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Do Hydrothermal Systems Control Detachment Fault Development?


IPGP - Campus Jussieu


Séminaires Géosciences Marines

Salle Bleue

par: Andrew McCaig

Leeds University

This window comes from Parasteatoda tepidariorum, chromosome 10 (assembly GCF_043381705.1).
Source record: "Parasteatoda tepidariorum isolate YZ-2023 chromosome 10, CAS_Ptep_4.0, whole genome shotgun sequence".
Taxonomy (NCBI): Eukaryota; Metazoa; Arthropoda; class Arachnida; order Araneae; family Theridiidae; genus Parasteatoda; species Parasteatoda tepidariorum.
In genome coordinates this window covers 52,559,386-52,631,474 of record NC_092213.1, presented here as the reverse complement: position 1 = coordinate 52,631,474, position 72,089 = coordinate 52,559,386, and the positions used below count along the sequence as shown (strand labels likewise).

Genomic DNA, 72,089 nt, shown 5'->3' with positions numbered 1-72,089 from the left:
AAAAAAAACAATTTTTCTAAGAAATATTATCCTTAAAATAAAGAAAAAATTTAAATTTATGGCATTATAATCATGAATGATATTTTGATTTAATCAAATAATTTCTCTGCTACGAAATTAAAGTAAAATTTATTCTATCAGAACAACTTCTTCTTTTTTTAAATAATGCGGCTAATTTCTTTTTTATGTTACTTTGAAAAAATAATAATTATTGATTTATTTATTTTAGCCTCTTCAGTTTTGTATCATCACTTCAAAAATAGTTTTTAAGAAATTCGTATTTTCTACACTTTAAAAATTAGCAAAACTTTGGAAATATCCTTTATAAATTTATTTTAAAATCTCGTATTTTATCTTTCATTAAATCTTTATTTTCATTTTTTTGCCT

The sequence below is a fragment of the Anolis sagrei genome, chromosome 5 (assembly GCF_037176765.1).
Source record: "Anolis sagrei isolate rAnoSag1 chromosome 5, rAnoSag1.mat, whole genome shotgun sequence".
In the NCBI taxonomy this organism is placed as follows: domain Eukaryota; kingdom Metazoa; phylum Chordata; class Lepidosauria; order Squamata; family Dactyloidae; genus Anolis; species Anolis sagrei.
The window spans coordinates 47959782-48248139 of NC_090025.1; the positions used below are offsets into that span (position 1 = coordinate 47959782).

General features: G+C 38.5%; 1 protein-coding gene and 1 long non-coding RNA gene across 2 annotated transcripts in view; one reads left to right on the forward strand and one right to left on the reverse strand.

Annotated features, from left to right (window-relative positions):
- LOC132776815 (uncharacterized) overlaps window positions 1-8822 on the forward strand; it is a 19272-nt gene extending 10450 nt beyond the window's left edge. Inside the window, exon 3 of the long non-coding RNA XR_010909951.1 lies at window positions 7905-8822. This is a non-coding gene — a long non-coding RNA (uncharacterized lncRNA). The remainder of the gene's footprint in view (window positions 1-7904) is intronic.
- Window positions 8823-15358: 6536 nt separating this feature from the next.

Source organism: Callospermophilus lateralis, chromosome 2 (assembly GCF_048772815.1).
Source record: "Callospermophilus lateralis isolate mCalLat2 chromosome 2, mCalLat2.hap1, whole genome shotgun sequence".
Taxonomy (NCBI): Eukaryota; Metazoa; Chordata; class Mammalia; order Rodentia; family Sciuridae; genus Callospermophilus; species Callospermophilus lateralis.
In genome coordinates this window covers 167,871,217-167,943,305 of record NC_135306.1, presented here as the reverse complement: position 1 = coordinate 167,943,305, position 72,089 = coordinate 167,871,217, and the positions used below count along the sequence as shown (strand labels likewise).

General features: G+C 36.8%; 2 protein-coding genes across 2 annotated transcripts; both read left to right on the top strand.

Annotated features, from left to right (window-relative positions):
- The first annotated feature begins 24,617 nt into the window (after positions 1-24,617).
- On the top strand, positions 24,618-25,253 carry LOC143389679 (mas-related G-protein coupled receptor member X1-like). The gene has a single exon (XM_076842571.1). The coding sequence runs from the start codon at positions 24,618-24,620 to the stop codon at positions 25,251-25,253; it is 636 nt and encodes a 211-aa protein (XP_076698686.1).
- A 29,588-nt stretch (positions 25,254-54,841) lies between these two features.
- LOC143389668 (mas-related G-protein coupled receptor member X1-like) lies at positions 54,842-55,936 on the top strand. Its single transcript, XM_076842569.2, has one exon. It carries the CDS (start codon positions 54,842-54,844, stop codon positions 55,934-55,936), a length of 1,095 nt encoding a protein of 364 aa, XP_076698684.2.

Large, long-lived black smoker systems on slow spreading ridge are often closely linked with detachment faults, and for the TAG field it has been suggested that a convex-upward fault controlled hydrothermal upflow leading to venting 4.5 km away from the ridge axis [1,2]. The heat source for hydrothermal flow is thought to be gabbroic intrusions into the detachment footwall, 7 kmbsf and not directly beneath the TAG field[1]. Studies of exposed detachment faults suggest two endmember types; hot detachments (e.g. Atlantis Bank, SWIR) characterised by thick, high temperature (800-950 ¡C) gabbroic mylonite zones, and cold detachments characterised by talc-tremolite schists formed at black smoker temperatures and brittle rather than ductile deformation in gabbroic footwalls. Isotopic data suggests high fluid fluxes along cold detachment faults [2] but only limited flow through footwall gabbros. A simple 1-D thermal model shows that gabbros in the footwall of a detachment held at 400 ¡C by hydrothermal fluid will cool rapidly through the brittle-ductile transition (~750 ¡C), preventing the development of extensive mylonites. Hence the presence of vigorous hydrothermal circulation can profoundly affect crustal rheology. The cold detachment model requires that the fault is already the locus of hydrothermal flow at the time the gabbro body is emplaced immediately beneath it. We suggest that initially, gabbro is intruded at intermediate depth in the hangingwall of a steep, low displacement axial valley fault. As the gabbro solidifies, the hydrothermal system mines down into it via a cracking front. The next gabbro is intruded into wet rocks and cannot rise so far. Eventually gabbro is intruded beneath the fault at 7 kmbsf. If magma is trapped below the fault it becomes kinematically favourable to switch to extensional faulting on a long-lived detachment as the main mode of plate separation. Ê[1] deMartin et al. (2007) Geology 35, 711-714. [2] McCaig et al. (2007) Geology 35, 935-938.